Director: Tim Burton (2010)
Starring: Johnny Depp, Johnny Depp, Johnny Depp, Some Girl. Johnny Depp
Find it online: IMDB
Tim Burton's shonkiest movie since Planet of the Apes. And I'd probably rather watch that than I would Alice in Wonderland again. Ultimately, this movie is saved only by some half-amusing visuals and good performances from talented actors.
First off, and most notably, Burton's Alice in Wonderland is not an adaptation of the book by Lewis Carroll. It's a completely independent sequel, and is a bit like Hook in this respect. It's less shmaltzy, and not quite as good - but it follows the template as set by Spielberg pretty rigidly; Alice has all growed up, and forgotten about her adventures in Wonderland. She's on the verge of marriage, at a Pride and Prejudice style social occasion, when she notices the White Rabbit, dashing about in typical hyperactive style. Alice runs off and falls down a rabbit hole; back into Wonderland. Here she is dragged into a battle between good and evil - and must face off against her old foe, the Red Queen. But first she must rediscover herself, and remember just who she is. And then, because poetry is proper boring, she has to dress up in a suit of armour and defeat the evil Jabberwocky. Just writing that shit makes my brain leak.
As an avid fan of Burton, Depp and a scholar (well, I read it) of Carroll's original novel, I really did want Alice in Wonderland to work. But alas, right from the get-go, I knew it'd probably disappoint. Early trailers suggested an overreliance on Johnny Depp's Mad Hatter - who, incidentally, does nothing for me in this movie. The makeup is atrocious, and Depp's performance is like a dodgy mix of his most popular characters to date - there's Sweeney Todd's psychopathic side, Jack Sparrow's bohemian flouncing and a dash of Willy Wonka's quiet sad craziness. Dare I say it, it's wearing a bit thin, and every moment Depp is onscreen, I found myself cringing. They should've just called it Johnny Depp in Wonderland and have done with it.
Most everyone else does fine. Exceptional, even, when you consider the poor quality of the material they've been dealt. As Alice, Mia Wasikowska is good, if underused. Matt Lucas is fantastic as Tweedledum and Tweedledee, whilst Alan Rickman plays Alan Rickman (not a criticism) as only Alan Rickman can (this time disguised as a CGI caterpillar). Babs Windsor is annoying as a doormouse, whilst Stephen Fry is his usual engaging self as the Cheshire Cat. More of that and less of Depp would've been nice. Anne Hathaway somehow manages to out-Depp Johnny Depp with a peculiar, flouncy little role as the White Queen. It's odd, but it works. And she's got a cute little Lady Gaga vibe going on, which I dig. Top marks, however, must go to Helena Bonham Carter, who puts in a right nutty show as the Red Queen. She's the movie's trump card, and every moment she's onscreen is a more bearable one.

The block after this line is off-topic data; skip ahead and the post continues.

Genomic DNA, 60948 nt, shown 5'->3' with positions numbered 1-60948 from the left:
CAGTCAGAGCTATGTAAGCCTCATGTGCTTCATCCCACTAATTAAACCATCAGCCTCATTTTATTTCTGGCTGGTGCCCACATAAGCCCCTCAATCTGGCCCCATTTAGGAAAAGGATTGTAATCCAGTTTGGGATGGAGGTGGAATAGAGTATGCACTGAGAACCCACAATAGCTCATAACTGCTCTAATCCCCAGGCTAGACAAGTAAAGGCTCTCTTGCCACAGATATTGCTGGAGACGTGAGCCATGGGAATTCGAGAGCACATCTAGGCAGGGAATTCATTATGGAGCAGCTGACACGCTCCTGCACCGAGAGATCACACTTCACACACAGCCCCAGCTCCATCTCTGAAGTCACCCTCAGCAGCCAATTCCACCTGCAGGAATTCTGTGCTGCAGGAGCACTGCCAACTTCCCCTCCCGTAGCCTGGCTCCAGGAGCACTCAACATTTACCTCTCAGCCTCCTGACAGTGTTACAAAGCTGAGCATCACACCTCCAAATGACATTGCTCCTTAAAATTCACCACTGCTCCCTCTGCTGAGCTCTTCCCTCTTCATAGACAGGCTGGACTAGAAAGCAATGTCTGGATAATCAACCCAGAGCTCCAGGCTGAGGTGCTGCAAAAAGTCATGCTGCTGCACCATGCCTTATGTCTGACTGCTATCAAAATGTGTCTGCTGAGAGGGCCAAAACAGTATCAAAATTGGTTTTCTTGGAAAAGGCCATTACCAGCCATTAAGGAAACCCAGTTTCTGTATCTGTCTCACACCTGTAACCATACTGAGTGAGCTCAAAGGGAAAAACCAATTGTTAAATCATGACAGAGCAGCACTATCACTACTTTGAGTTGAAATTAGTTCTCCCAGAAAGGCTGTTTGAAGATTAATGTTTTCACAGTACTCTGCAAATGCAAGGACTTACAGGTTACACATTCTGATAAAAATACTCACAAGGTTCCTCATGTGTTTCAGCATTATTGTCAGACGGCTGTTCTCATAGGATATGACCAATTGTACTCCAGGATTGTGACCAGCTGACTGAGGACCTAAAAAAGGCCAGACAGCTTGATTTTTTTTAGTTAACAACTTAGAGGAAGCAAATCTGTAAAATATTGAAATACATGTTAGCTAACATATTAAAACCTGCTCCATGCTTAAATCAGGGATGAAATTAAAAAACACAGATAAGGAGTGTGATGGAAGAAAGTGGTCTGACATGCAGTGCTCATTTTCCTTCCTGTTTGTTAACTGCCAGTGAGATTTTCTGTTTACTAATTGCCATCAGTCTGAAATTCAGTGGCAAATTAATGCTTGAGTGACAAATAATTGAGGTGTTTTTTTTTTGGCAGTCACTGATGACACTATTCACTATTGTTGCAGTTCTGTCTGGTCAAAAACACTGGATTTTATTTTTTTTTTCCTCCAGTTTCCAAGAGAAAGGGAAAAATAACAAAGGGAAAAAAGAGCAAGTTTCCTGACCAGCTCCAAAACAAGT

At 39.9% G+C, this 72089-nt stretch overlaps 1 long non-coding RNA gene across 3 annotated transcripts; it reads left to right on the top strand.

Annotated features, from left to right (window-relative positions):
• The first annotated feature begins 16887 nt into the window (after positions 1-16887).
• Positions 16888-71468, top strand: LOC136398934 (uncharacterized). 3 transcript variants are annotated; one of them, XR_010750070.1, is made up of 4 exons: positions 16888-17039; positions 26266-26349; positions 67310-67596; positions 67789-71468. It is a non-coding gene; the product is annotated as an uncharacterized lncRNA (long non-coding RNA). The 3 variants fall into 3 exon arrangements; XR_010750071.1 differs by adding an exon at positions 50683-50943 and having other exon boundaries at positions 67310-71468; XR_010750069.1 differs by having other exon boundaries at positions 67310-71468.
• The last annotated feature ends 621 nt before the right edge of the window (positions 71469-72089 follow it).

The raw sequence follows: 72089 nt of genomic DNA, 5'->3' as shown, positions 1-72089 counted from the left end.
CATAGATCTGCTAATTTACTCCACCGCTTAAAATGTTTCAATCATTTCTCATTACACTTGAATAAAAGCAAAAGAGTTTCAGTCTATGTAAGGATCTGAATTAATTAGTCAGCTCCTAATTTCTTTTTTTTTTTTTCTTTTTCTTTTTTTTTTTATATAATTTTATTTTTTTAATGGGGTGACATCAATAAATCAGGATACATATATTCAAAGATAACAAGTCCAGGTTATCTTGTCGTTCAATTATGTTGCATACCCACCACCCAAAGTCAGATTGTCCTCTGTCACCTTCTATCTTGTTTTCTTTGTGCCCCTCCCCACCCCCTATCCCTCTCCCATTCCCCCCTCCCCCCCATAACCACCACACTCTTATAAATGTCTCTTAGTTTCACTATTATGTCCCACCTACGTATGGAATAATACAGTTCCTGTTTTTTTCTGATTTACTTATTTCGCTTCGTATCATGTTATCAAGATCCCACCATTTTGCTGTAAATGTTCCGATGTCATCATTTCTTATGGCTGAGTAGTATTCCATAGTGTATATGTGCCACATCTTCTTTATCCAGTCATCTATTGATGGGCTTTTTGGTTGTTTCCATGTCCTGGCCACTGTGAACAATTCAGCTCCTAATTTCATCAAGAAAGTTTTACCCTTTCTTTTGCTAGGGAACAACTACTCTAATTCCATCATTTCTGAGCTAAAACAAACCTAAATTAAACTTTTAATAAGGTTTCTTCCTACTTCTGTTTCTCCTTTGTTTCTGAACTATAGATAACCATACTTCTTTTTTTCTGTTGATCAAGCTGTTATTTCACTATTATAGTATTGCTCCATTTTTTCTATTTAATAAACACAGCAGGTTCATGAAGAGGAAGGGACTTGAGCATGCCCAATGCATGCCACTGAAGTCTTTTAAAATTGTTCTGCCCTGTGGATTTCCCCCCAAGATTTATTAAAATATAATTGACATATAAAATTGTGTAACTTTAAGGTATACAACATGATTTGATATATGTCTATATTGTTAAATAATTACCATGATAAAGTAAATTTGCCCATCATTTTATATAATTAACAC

Everything else, though, is utterly shoddy. The CGI veers between horrible (the scene in which Alice falls down the rabbit hole stinks), bearable (the Jabberwocky fight) to really good (Tweedledum and 'Dee/The Queen of Hearts look excellent) although it never really gels. Alice in Wonderland rarely feels like a Tim Burton movie - but always feels like a substandard mess.
Worst thing about the movie, hands down, is the atrocious plot. The joy of Carroll's original work is in its relative formlessness. All this has been replaced here, with a shockingly bad Narnia-esque fight between Good and Evil, complete with dragons, suits of armour and um, fight scenes with the Mad Hatter. The finale is amongst the worst I've seen in recent years. It speaks volumes that one character says "enough talking" during the ultimate showdown. Anyone who's even remotely aware of Carroll's original work will know that there's no such thing as too much bloody talking. The original Alice books, whilst relatively formless, revelled in their use of language, poetry, nonsense and rhythm. Here, the script's only flashes of competence arise only occasionally from a titbit of Carroll's original prose.
Alice in Wonderland is an unforgiveable mess made by people who should've known better. It's probably not as bad as I've made it sound, but it really is an exercise in missing the point. It's a pointless, lazy, even boring movie that no-one involved seemed to really give a shit about.